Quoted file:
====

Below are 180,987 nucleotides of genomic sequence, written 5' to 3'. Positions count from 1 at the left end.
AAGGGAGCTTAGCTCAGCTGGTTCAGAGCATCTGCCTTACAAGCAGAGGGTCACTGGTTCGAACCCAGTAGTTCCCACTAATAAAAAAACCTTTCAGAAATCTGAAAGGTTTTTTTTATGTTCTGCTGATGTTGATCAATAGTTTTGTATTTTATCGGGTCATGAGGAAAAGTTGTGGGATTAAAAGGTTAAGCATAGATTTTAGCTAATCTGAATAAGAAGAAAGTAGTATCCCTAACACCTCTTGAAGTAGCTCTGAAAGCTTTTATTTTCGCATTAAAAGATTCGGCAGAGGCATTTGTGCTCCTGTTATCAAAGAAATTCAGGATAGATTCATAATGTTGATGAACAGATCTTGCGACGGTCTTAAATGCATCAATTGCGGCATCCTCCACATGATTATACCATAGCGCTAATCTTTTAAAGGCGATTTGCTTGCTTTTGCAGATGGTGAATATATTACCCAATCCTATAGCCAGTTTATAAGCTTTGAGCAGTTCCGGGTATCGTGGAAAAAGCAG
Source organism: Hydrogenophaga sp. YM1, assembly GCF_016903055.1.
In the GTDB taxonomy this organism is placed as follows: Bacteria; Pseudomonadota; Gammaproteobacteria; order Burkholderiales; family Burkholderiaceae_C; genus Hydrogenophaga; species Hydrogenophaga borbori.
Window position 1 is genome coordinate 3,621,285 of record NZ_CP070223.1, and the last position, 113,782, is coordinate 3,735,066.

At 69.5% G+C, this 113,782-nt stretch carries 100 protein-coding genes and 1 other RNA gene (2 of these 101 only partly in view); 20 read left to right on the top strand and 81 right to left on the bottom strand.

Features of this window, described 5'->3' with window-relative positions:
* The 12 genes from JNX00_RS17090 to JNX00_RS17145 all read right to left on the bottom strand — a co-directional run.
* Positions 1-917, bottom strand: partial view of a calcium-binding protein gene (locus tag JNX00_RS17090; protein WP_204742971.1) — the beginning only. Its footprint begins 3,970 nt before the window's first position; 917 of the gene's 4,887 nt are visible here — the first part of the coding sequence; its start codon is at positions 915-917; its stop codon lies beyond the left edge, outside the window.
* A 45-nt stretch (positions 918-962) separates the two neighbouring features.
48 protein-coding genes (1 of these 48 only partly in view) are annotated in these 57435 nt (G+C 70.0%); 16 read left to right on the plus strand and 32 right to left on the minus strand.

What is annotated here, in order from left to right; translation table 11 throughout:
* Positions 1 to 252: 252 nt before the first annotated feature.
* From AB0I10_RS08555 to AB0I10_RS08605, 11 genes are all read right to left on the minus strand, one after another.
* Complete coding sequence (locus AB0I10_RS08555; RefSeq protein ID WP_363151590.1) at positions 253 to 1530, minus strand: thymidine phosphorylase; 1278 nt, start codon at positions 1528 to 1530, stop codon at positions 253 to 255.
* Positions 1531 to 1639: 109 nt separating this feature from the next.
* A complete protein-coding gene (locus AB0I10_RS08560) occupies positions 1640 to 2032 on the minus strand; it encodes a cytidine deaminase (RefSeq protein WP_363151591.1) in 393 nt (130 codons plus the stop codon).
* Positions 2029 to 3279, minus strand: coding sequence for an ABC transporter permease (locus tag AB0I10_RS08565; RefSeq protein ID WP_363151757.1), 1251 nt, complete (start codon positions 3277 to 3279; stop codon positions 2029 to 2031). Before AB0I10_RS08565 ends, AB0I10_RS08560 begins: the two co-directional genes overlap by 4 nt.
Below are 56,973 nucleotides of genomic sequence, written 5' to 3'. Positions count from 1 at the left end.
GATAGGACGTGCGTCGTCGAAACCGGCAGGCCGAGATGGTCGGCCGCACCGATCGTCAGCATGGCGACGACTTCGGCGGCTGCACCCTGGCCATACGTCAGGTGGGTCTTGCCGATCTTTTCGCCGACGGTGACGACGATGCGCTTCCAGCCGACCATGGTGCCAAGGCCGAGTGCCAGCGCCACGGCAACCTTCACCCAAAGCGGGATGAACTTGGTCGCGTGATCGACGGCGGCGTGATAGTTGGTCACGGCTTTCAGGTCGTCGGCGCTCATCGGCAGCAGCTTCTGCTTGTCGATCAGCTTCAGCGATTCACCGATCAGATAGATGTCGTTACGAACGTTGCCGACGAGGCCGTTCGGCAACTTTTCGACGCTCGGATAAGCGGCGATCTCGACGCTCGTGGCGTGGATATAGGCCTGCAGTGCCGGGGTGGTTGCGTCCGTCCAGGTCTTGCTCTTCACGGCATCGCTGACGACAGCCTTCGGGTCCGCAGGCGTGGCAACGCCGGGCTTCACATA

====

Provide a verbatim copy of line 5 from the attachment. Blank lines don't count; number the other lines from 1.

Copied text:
Window position 1 is genome coordinate 3,621,285 of record NZ_CP070223.1, and the last position, 113,782, is coordinate 3,735,066.